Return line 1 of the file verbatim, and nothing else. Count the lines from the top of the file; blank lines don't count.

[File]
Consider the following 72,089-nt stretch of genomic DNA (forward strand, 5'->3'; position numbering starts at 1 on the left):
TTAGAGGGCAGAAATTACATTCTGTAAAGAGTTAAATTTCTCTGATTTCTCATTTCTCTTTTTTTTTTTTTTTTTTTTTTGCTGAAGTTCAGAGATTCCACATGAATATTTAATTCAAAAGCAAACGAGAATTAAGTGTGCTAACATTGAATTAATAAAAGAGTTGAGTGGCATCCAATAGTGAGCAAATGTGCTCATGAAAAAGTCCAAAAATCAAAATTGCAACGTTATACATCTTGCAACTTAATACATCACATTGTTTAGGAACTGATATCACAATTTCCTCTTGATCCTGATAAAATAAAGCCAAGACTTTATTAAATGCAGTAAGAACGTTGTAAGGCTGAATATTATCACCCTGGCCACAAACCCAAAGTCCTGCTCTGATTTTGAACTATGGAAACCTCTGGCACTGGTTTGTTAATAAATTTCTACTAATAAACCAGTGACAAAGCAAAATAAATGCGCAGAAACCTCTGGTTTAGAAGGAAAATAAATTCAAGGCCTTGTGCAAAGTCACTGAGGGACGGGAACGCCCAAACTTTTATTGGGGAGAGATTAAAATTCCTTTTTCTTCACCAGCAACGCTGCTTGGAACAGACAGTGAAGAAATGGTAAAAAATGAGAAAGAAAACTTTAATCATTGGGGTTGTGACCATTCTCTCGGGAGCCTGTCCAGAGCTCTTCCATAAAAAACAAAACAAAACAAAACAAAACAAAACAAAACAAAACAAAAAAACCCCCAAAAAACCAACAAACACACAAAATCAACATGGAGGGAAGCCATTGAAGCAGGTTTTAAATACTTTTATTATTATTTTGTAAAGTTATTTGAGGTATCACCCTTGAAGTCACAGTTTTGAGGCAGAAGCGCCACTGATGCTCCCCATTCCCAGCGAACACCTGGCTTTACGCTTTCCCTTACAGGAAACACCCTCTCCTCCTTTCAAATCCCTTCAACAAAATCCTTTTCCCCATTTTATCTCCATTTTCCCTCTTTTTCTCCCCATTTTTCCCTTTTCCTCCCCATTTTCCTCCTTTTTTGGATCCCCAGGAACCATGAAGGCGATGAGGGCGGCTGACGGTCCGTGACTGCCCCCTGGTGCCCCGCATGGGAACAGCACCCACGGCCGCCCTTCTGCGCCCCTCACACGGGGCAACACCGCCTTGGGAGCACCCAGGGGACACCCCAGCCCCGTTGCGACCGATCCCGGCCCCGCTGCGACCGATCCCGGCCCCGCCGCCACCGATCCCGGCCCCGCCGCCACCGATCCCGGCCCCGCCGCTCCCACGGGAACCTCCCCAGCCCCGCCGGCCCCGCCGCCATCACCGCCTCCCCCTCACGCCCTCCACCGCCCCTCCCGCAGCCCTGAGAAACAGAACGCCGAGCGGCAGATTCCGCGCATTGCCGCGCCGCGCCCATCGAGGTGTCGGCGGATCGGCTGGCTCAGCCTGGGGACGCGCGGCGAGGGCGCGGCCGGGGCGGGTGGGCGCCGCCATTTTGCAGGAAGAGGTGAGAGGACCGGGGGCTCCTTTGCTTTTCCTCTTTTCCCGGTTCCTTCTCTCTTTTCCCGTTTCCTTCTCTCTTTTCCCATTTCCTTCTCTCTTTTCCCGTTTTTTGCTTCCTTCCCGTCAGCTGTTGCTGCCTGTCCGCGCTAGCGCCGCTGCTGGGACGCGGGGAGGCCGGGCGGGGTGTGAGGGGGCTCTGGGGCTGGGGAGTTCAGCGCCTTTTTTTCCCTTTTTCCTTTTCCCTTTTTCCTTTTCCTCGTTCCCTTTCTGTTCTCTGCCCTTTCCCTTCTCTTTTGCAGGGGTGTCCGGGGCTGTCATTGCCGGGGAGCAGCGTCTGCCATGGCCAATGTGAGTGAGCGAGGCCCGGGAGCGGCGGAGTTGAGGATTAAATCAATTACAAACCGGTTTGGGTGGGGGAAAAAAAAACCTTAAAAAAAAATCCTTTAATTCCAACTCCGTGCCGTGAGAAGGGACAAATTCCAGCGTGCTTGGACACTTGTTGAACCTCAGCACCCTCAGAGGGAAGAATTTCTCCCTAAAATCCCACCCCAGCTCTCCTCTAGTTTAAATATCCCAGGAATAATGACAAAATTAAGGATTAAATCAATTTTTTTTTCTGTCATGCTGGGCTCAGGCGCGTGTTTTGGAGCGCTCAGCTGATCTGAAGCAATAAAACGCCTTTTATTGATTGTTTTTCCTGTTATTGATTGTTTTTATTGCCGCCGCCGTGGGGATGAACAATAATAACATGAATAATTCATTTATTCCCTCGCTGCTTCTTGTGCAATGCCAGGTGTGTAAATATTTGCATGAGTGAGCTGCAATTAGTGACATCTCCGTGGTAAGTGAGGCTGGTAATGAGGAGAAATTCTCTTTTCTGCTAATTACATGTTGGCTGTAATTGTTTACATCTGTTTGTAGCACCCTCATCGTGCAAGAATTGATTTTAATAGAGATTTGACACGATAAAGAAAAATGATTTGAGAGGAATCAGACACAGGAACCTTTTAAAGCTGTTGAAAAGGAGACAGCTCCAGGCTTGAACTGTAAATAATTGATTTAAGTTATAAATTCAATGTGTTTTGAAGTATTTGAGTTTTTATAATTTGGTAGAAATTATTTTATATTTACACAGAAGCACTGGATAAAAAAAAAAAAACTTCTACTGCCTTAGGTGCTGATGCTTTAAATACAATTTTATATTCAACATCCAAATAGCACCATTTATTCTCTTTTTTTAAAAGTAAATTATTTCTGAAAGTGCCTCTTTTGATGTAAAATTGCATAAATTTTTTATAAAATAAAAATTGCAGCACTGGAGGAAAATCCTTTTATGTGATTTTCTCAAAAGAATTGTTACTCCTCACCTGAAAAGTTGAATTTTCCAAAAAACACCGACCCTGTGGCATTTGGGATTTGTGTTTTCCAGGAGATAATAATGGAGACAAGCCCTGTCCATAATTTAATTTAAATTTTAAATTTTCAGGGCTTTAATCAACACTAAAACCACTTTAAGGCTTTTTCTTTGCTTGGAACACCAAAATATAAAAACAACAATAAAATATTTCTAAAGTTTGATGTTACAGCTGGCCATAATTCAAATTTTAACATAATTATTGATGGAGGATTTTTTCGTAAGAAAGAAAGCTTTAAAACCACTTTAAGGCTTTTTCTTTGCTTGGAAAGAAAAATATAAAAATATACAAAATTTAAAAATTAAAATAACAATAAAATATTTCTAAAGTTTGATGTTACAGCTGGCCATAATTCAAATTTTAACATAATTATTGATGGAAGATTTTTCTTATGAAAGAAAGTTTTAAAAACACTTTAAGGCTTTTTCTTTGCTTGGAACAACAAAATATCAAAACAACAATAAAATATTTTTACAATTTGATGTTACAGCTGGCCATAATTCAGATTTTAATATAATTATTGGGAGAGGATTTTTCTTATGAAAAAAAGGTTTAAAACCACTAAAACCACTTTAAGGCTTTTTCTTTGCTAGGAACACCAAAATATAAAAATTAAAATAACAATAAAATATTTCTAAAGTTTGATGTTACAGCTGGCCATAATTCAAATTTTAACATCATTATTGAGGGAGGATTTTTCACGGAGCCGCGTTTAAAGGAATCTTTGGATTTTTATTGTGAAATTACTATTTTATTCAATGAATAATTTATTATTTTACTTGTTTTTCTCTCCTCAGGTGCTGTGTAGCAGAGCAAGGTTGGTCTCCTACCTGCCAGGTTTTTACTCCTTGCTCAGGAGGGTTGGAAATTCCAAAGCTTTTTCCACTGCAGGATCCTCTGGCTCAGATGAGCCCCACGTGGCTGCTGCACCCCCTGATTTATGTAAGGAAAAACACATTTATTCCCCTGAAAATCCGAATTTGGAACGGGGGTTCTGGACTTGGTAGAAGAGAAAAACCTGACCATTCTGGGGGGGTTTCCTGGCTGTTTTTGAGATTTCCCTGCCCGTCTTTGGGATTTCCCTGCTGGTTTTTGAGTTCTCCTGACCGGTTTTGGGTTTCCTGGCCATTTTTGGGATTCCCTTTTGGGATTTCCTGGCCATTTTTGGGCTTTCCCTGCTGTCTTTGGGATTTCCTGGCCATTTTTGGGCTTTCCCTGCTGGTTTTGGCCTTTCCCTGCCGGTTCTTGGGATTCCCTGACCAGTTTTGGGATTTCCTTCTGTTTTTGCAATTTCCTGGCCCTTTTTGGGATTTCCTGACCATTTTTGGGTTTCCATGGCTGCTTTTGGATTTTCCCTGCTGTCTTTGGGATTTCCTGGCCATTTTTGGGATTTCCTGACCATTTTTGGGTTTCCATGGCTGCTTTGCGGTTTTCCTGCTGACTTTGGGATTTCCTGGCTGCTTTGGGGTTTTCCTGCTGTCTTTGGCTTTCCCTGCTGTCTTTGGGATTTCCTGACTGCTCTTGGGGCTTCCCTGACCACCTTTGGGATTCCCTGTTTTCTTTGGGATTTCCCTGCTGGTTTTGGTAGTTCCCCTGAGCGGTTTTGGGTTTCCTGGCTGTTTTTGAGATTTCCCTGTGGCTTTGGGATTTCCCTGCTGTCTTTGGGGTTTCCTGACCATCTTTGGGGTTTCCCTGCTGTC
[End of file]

Consider the following 72,089-nt stretch of genomic DNA (forward strand, 5'->3'; position numbering starts at 1 on the left):